Law of Cosines

In trigonometry, the law of cosines (also known as the cosine formula, cosine rule, or al-Kashi's theorem) relates the lengths of the sides of a triangle to the cosine of one of its angles. The law of cosines states that:

$$a^{2}=b^{2}+c^{2}-2bc\times\cos\alpha$$ $$b^{2}=a^{2}+c^{2}-2ac\times\cos\beta$$ $$c^{2}=a^{2}+b^{2}-2ab\times\cos\gamma$$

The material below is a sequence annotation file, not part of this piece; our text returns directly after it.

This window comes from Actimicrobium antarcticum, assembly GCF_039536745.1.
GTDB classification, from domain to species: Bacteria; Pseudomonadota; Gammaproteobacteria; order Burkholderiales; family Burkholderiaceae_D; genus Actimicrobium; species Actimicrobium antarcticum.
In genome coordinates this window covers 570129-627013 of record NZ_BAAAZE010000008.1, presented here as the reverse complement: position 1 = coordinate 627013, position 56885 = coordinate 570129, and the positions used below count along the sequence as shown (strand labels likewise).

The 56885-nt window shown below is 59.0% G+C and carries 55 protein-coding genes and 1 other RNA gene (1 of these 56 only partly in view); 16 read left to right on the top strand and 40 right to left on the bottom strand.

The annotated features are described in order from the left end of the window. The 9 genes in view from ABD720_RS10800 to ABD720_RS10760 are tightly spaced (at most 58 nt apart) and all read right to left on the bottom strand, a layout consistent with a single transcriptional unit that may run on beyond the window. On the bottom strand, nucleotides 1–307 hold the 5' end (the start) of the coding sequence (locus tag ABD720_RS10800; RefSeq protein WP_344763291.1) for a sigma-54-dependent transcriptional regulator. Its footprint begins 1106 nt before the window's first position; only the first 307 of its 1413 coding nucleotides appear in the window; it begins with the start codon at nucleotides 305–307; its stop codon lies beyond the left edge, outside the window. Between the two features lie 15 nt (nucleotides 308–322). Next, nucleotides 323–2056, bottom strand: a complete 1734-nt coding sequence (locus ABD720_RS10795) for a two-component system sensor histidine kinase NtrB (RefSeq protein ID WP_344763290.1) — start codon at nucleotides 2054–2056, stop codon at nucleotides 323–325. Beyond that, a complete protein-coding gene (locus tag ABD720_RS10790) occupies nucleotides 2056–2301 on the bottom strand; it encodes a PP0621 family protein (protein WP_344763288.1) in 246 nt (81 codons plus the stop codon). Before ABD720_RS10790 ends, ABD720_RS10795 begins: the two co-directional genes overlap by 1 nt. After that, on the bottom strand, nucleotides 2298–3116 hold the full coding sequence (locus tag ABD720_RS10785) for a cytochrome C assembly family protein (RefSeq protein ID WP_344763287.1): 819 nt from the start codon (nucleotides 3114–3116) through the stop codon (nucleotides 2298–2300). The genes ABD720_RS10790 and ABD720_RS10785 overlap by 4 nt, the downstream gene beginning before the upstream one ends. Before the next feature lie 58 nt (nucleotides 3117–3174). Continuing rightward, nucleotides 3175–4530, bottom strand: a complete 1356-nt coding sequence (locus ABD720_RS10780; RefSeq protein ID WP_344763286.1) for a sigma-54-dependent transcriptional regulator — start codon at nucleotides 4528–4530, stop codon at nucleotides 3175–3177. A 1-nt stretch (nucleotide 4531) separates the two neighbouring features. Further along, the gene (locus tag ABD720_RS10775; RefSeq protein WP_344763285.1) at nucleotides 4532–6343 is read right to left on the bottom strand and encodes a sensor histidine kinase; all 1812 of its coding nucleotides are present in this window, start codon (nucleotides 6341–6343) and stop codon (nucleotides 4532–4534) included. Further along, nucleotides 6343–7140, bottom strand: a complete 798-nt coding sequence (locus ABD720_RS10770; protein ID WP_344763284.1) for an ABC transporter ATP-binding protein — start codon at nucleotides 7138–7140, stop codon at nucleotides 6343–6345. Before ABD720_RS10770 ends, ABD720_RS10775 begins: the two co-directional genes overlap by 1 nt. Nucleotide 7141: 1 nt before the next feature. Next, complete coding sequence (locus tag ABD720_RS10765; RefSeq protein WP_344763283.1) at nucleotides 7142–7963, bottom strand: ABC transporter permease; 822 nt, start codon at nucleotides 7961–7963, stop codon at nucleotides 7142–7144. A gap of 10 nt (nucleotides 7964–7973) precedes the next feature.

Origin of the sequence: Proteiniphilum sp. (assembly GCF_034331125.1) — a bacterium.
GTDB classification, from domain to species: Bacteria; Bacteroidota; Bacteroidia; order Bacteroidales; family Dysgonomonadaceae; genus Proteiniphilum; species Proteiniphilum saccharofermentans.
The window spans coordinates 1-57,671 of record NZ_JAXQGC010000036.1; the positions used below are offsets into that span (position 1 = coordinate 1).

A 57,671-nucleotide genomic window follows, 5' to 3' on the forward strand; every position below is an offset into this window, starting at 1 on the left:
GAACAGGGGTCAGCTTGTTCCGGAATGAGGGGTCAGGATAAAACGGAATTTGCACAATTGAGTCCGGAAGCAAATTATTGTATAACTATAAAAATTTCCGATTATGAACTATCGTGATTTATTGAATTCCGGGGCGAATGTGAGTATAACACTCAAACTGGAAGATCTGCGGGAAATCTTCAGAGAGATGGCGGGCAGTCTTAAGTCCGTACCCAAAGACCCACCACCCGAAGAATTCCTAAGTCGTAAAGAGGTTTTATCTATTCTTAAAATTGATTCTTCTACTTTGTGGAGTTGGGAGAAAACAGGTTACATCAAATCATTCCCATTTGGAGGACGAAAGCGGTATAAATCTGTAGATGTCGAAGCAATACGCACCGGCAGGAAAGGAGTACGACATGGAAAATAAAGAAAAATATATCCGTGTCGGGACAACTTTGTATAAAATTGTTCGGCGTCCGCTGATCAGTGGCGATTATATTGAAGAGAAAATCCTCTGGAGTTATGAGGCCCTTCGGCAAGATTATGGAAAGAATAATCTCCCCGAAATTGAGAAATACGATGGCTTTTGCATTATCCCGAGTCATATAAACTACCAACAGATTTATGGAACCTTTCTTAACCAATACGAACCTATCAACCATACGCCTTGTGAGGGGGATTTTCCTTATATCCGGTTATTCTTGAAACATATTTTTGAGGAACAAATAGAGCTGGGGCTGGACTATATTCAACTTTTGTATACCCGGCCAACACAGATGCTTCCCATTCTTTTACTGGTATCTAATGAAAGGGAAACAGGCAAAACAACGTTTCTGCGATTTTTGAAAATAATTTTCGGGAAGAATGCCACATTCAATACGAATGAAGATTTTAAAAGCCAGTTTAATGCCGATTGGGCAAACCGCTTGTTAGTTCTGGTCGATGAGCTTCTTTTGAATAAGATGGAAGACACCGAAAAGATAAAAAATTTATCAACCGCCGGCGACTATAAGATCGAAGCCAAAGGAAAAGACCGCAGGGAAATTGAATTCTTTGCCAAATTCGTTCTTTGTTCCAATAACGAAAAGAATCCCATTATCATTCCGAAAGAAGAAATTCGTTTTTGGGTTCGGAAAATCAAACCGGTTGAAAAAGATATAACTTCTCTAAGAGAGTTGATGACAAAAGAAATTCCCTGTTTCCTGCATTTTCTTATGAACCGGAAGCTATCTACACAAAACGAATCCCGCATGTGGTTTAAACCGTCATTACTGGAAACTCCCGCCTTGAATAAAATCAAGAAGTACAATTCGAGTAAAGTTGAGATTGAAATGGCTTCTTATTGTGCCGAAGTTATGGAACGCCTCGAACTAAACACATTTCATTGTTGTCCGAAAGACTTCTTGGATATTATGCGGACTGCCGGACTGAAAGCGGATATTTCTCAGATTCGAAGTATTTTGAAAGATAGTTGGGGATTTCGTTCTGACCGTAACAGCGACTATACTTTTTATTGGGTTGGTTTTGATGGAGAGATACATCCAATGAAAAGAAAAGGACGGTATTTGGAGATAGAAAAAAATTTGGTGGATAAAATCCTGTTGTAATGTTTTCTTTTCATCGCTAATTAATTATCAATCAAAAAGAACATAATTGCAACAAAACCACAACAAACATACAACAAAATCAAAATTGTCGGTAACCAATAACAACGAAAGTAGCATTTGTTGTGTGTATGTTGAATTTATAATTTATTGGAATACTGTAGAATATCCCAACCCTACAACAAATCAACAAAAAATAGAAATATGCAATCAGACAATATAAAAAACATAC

a, b, c — sides of a triangle;
α, β, γ — angles of a triangle.

The law of cosines can be seen as a generalization of the Pythagorean theorem, which holds only for right triangles. If the angle γ is a right angle (of measure 90 degrees, or π/2 radians), then cos γ = 0, and thus the law of cosines reduces to the Pythagorean theorem.

See also:

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